The storm after the storm

And then I had the idea of sharing binders between the expression tree RCaron and original interpreter RCaron, which would make it an acceptable amount of work. At first, it went well. I could now abandon the Horrors class of autogenerated code that just did math for not even every possible combination of numeric types. And then the InvokeMember binder hit. And my brain just kind of imploded. How do I call an RCaron function with the original interpreter from the binder, which is supposed to be shared among the JITter and original interpreter? Abstract class and abstract methods, which must be implemented by the specific "runtime". Good enough. How do I do the arguments for executing that said function? Well, uh, just pass the argumentTokens and callToken parameters to the already-existing FunctionCall method on the Motor. Hell. And then, how do I make the callsite for this? I can't just pass in a Func<object[], object> as the type parameter because it takes that object[] as a single argument and not as a list of them. And dynamically generating a delegate type to be what I want just doesn't seem possible. I could use the binder without the callsite but that leaves me with an Expression and it seems like it would be hell to handle this.

And now, a bit of religious background into me growing up in the capital of the Czech Republic, Prague. Only 9.3% Czech people declared themselves catholic in the 2021 census, and 2.4% other Christian. Which is quite a fall from the 39.1% of catholic in 1991 after communism fell. But even when growing up irreligious you would be told that Christmas presents are given by baby Jesus(Ježíšek), if you don't behave devils will go after you and you'll end up in hell, if you are good you go to heaven. And other fun stuff. But you don't really believe in Christianity, but there's got to be something, right? I am now convinced hell is real. And I am creating it. Or I am just going insane and creating insanity.

Conclusion 1

Enough of that. So another day I ran the benchmarks with the expression tree interpreter against the original interpreter again, because I didn't store the results of the first one. Reassured myself that dry runs were 4 times slower, but also noticed something I didn't before, the wet runs were faster and allocated less. 2 950.4ns to 887.3ns and 1248B to 336B. So the expression tree interpreter could be viable for medium work scripts while the original interpreter is best for run-once scripts. Also the dry run for the expression tree interpreter is only 48µs, but that would still be worrying when increased for larger scripts.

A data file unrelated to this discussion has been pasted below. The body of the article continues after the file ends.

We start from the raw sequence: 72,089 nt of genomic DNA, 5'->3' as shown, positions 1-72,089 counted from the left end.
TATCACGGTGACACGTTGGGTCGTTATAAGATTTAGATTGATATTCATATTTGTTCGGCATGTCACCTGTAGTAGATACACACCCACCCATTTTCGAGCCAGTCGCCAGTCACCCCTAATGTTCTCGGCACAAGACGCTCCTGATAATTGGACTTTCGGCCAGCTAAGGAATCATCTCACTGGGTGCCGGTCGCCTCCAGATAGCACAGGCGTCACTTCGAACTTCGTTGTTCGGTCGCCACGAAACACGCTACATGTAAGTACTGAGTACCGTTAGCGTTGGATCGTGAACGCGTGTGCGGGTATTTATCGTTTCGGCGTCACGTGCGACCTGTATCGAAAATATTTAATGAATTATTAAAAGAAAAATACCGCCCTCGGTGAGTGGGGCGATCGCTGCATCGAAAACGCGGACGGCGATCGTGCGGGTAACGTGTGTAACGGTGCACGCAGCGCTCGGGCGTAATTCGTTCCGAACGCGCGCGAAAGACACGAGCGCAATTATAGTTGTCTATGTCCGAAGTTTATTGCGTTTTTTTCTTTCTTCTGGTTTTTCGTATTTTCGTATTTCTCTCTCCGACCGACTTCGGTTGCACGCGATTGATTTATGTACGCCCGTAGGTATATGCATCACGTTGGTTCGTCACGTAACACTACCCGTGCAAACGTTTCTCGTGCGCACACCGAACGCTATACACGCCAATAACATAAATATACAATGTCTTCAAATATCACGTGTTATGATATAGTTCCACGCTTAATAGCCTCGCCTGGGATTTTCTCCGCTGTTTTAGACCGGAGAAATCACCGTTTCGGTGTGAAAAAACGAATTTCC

And thus, I am presented with the following choices:

  • Throw away the original RCaron interpreter and cope with the 4x slowdown
  • Do the binder sharing only partially
  • Create hell on earth and do the binder sharing fully somehow

And also, another choice for the last 2 ones: should I keep the original interpreter as the default RCaron experience?

Conclusion 2

I will probably take a break from RCaron. And maybe check for optimizations I can do on the JITter. This experience gave me an excuse to make a blog post after 2 years. Also if you plan to make your own programming language just prepare yourself and don't expect too much I guess.


  1. "expression tree interpreter"(Microsoft.Scripting.Generation.CompilerHelpers.LightCompile) does not interpret the expression tree, it actually compiles the expression tree to IL and then interprets the IL


  1. 2021 Czech Republic census data for religion